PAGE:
by E.C. Gach
So by now, most of you know about Mike Lofgren’s piece in Truthout (if not you can find it here).
“Where I disagree with Lofgren, Erik, and frankly most other people I know is this whole idea that the GOP today is apocalyptic, scary, or really even anything new and different. And while I think that the party is far worse than its counterpart today, I think this is largely due to its current circumstances and don’t think it worse than its counterpart has been in the past.”
Kelly’s basic point is that, no matter how radicalized the Republican Party is right now, we shouldn’t jump to hyperbolic conclusions that proclaim this to be a fundamentally new shift in American politics. Most things that come along aren’t new, so Kelly’s skepticism is prudent. But stretch any timeline over a long enough period and the local extremes naturally moderate. Wars, civil unrest, and technological breakthroughs don’t appear as dramatic when looked at in terms of a whole century or millennia perspective, no matter how radical things might have been at the time.
And then there’s the tendency to view history through a deterministic lens. On the one hand, much of the U.S. foreign policy throughout the Cold War now, from the vantage of 2011, appears to have exaggerated the threat of communism and the autocratic regimes that championed it. Yet had just one exchange of nuclear weapons occurred, our interpretation of the entire period would be different. And there’s no reason to think that just because an exchange didn’t in fact occur, such an outcome was necessarily precluded by circumstances at the time. Things could always have been different.
Thus, while prudent, Kelly’s skepticism runs the risk of overlooking the importance of radical shifts. Even if they have occurred before, and even if over the long run these shifts will balance out, there’s no reason to think something dramatic, and possibly disastrous, can’t happen in the short term.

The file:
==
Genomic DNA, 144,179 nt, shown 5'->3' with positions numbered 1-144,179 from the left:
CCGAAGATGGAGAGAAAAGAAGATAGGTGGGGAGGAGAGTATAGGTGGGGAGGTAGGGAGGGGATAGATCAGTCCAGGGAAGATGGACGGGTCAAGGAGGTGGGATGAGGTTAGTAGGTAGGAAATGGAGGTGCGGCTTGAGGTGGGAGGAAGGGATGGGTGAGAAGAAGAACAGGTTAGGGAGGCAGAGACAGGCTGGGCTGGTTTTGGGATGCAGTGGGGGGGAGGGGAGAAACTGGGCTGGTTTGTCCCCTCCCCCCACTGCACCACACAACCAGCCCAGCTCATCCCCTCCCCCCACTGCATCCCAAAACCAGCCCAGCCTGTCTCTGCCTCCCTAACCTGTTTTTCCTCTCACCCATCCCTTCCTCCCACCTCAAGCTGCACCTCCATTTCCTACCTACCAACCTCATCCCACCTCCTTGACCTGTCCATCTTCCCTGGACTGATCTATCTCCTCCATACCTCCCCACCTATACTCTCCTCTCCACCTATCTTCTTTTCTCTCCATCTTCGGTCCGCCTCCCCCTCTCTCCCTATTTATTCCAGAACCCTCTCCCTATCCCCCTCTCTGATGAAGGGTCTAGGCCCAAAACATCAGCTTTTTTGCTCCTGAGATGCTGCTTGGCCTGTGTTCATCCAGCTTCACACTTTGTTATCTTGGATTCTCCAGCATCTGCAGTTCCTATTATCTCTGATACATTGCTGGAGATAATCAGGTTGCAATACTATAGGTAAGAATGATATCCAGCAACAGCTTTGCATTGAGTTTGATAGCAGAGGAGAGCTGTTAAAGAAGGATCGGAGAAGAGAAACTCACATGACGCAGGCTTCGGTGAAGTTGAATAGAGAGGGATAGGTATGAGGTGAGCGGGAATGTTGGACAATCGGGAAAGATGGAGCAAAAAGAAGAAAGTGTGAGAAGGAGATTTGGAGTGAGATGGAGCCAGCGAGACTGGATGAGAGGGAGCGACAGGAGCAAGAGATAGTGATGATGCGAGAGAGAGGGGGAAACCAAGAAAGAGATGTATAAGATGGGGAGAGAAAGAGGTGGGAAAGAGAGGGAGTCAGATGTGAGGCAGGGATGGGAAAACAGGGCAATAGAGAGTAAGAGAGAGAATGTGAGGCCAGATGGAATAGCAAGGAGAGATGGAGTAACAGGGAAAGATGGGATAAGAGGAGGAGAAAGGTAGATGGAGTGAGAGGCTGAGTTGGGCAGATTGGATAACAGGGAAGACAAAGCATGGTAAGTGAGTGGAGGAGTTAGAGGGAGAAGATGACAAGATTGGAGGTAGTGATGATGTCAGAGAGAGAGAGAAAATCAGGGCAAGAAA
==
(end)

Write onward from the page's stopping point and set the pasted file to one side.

The radicalization of the GOP is evident in their willingness to sacrifice political popularity by threatening default, take advantage of a weak Presidency by running dismal, B-team candidates, and oppose middle class tax cuts for the sake of, well, who knows. Is this how a sane GOP takes back control of the federal government? Actually, this is how a rogue party demonstrates its irrationality through repeated attempts to harm themselves and others. And though the Republican Party is crazy right now, they have message, and this message is derailing Congress and the prospect of effective governance to an unusually dangerous degree.
Using the votes of the many to deregulate and protect the wealth of a few only makes the grand GOP electoral strategy that much more insidious. Admittedly, that’s been the name of the game for a while. Pit private sector workers against public unionized ones and watch the working class undermine itself while the plutocrats divide and conquer. Nothing new here, except that the economy is looking really, really grim. Maybe not by historical standards, but certainly by recent ones. American’s care about their level of prosperity when compared to their neighbor and to yesterday. If things are getting better and they feel on par with the folks next door, it’s Morning in America. If the economy is getting worse and they also feel like they’re falling behind relative to the top, then times are really bad. And there’s plenty of evidence for why this recovery is just different.